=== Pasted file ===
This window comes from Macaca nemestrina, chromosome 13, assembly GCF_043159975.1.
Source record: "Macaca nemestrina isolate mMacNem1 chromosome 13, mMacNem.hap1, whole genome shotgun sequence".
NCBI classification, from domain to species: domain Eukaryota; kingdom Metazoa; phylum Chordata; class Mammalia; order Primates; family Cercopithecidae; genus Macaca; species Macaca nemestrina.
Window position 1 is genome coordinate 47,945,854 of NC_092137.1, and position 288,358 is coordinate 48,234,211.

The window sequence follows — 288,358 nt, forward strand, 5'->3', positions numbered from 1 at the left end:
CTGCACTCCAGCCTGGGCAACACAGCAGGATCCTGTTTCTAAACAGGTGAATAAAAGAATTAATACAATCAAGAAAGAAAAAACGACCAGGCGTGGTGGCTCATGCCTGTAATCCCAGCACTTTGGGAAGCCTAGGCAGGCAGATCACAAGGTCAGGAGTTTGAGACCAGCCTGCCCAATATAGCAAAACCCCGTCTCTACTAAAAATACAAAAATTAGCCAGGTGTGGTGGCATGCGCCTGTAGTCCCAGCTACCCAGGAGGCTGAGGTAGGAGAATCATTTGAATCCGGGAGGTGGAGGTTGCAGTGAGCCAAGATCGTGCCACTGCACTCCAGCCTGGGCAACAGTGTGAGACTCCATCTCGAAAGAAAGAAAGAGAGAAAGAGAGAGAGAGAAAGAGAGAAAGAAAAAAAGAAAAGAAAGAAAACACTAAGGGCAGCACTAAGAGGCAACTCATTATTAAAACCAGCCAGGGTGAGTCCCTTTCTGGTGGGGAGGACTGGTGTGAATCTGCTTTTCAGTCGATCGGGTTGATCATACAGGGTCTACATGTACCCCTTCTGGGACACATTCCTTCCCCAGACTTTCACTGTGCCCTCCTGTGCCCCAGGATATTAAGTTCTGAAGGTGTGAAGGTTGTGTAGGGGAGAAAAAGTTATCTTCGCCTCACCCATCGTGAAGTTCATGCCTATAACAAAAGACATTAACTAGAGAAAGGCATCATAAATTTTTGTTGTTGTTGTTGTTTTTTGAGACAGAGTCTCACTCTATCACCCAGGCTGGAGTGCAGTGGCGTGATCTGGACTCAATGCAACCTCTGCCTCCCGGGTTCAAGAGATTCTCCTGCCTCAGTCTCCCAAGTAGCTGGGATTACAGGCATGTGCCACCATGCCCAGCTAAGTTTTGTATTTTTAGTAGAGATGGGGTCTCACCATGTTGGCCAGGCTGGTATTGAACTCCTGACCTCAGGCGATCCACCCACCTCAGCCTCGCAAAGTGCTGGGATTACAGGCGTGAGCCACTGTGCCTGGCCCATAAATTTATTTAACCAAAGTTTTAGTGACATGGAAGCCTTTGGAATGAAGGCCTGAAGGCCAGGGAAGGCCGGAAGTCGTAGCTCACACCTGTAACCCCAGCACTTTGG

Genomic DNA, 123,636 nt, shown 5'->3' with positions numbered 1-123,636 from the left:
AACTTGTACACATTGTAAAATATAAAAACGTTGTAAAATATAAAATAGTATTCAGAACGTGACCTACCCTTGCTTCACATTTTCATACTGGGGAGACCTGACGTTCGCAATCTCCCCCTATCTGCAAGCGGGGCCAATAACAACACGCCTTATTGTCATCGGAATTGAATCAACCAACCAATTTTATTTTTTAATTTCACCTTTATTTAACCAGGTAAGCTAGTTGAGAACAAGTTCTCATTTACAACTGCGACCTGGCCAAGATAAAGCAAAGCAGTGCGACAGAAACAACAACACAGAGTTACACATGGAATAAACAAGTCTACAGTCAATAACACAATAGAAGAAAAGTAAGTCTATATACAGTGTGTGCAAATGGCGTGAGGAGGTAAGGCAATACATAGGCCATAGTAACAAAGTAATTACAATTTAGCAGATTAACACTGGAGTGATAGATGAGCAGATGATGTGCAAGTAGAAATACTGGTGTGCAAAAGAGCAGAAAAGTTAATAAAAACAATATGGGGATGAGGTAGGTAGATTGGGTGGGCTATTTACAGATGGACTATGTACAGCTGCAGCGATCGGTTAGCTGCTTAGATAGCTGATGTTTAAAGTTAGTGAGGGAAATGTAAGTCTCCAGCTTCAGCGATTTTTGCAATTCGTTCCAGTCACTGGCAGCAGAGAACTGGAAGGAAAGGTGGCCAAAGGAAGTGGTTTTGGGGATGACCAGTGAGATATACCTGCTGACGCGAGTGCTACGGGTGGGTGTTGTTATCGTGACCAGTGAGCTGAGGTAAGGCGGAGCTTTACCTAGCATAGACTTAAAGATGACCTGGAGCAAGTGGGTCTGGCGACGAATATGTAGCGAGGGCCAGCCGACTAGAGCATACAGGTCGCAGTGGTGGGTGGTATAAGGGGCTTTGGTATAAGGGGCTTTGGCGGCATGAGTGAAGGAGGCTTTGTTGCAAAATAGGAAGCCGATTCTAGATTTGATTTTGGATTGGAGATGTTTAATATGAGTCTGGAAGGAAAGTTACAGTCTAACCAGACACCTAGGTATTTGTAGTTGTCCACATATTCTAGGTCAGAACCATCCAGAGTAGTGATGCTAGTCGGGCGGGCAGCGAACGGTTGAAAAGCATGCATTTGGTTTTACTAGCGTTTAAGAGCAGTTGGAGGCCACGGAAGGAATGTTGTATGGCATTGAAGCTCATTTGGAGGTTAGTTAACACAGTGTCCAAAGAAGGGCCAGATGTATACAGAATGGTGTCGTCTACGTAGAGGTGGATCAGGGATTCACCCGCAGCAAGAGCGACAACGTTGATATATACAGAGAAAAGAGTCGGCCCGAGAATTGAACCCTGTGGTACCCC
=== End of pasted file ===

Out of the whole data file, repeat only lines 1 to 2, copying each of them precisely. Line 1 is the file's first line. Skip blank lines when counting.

This window comes from Macaca nemestrina, chromosome 13, assembly GCF_043159975.1.
Source record: "Macaca nemestrina isolate mMacNem1 chromosome 13, mMacNem.hap1, whole genome shotgun sequence".